Saturday, June 14, 2008

Native Plants for Bio-ethanol and Bio-diesel Program

by Charles Roring
We can use sap of coconut and saguer palm trees, sugarcane, cassava and etc. to make bio-ethanol. To make this kind of industry profitable, we need massive plantation. But the development of this industry should not damage the local environment. In practice, we often see how bio-ethanol corporations grow plants in certain areas that are not native to the surrounding environment. These plants can be considered foreign plants and might cause environmental problems. This also happens in bio-diesel industry. In Indonesia, plantation companies grow sawit palm trees to produce palm oil. This kind of practice brings damage to the surrounding environment. The reason is that sawit palm trees are more profitable than other plants such as coconut and corn for bio-fuel production.
Cassava, jatropha, and sugarcane, coconut and saguer palm are native plants in Indonesia. Research and development for better varieties of these plants is needed to increase the productivity. Saguer palm trees produce significant amount of sap which can be used as raw material of alcohol destilation. Traditionally, people use the sap to make palm sugar and alcoholic drinks. The production of sap from saguer tree is higher than coconut. So, it is our potential bio-ethanol raw material which has not been developed seriously.
Native plants are more resistant to insects and bacteria. They can produce sap or oil continuously without much difficulties. Therefore I hope that more experts in this country can make saguer palm trees and other local plants as the base of developing bio-ethanol and bio-diesel industries in this country. They might not be better than foreign plants but with substantial R and D we can improve their productivity.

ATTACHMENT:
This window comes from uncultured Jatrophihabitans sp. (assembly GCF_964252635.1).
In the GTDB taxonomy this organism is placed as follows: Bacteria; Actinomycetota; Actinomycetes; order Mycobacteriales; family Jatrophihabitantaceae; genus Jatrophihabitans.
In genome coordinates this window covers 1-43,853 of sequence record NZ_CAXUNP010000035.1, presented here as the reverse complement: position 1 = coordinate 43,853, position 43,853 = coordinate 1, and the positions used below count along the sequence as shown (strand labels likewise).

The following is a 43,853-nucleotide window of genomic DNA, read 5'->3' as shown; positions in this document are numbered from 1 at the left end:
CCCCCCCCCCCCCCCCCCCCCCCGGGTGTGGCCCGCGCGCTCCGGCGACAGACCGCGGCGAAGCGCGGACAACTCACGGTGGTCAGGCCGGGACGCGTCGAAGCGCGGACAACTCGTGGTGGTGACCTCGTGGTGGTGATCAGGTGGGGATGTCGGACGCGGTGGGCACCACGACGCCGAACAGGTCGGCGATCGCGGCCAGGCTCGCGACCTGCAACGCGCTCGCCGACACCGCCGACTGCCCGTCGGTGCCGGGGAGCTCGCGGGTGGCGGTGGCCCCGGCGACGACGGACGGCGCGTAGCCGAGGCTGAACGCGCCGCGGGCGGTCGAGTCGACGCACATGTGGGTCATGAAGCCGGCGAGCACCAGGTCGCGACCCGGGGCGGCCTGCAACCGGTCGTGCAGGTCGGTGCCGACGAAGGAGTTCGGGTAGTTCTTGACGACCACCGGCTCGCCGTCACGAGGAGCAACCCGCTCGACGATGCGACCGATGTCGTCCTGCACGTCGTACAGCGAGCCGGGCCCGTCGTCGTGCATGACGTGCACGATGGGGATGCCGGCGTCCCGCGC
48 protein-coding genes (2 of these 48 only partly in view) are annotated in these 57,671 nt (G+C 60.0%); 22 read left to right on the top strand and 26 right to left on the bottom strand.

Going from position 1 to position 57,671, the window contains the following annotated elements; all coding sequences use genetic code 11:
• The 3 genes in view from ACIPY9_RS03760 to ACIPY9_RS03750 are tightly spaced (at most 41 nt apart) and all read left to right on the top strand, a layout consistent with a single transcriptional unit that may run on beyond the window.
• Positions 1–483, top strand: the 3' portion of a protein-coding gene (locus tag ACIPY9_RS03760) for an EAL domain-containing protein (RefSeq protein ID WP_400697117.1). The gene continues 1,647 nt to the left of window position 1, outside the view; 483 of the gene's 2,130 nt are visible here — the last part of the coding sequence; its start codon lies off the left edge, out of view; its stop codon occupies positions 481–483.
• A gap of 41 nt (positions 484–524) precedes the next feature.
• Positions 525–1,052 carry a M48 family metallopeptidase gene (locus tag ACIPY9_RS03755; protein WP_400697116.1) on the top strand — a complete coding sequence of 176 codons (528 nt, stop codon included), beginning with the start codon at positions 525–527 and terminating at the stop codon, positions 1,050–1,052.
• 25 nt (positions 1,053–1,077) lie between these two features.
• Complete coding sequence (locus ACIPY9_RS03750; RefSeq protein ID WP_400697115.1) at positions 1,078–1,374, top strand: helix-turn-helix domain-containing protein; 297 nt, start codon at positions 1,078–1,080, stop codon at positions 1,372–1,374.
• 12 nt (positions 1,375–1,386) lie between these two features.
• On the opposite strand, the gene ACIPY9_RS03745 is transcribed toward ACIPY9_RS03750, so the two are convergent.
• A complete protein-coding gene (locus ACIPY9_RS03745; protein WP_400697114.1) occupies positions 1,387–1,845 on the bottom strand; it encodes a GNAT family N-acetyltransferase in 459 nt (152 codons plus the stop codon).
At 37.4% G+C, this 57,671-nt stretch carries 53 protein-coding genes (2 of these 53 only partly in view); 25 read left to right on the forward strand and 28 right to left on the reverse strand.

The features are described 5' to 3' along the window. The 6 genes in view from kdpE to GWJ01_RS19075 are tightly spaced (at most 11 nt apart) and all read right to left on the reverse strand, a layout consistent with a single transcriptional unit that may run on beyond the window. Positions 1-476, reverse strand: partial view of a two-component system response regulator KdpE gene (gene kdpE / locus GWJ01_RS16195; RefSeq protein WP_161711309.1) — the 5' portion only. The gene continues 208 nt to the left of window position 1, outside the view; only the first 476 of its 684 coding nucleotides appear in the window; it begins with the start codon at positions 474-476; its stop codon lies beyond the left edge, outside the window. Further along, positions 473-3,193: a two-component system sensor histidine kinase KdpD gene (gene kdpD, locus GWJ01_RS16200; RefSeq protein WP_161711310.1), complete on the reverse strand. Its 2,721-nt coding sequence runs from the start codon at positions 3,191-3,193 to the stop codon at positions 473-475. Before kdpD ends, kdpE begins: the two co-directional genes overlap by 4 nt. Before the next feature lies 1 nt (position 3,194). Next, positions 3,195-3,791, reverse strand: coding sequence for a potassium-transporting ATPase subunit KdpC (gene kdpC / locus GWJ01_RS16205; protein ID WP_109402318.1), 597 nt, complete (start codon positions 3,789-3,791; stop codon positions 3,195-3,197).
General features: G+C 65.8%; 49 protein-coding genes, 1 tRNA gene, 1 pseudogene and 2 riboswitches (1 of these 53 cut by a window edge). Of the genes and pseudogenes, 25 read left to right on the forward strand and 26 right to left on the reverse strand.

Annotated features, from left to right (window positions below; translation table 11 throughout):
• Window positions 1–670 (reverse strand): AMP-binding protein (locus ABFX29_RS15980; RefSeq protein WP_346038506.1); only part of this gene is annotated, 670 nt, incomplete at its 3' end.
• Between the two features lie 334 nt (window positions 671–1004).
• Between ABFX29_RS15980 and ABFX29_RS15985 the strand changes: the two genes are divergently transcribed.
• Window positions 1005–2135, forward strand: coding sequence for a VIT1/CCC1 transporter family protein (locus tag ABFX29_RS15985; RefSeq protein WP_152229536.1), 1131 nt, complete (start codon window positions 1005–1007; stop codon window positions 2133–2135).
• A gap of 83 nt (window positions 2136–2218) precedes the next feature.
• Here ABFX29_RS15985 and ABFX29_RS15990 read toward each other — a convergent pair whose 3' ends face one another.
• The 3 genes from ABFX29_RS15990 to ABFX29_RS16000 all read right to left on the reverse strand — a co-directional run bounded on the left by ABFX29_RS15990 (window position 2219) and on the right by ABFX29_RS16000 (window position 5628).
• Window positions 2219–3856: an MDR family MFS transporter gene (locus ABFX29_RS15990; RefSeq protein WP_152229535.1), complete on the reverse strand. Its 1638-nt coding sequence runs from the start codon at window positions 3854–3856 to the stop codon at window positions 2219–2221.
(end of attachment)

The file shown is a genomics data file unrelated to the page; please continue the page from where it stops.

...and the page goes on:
Indonesia has set a national program to increase the production of bio-fuel until 2010 by opening 5.25 million hectares of land for bio-fuel crops. This huge area will be divided into four main crops, i.e. sawit palm 1.5 million ha (28%), jatropha 1.5 million hectares (29%), sugarcane 0.75 million hectares (14%), and cassava 1.5 million hectares (29%). These plantations will be scattered throughout the archipelago. To support the national goal, all related departments and private sectors as well as local governments and communities have to cooperate together. The opening of these plantations must not jeopardise other food crop areas that have been productive in producing food for people. So, unproductive lands should be used for this purpose.
Unfortunately, this ambitious plan is not without risk. Private companies prefer to open their plantation in fertile land. This will mean that more forest will be cut and replaced by sawit palm and sugarcane plantations. In addition, more farmers are needed to run the plantations. In big islands where huge land area is available, usually the density of local population is very low. This will be used as an excuse by the plantation companies to recruit hundreds of thousands of farm workers from other densly populated islands. Such transmigrations program became major horizontal problems between 1999 -2002 as we could see in West Kalimantan and Maluku. Migrants and local communities were involved in communal clashes due to land disputes and economic imbalances as well as sectarian conflicts.
We must not encourage transmigration in order to fulfil this national goal. We can still achieve the above goal by empowering the local people so that more jobs will be available to them in these newly opened plantations.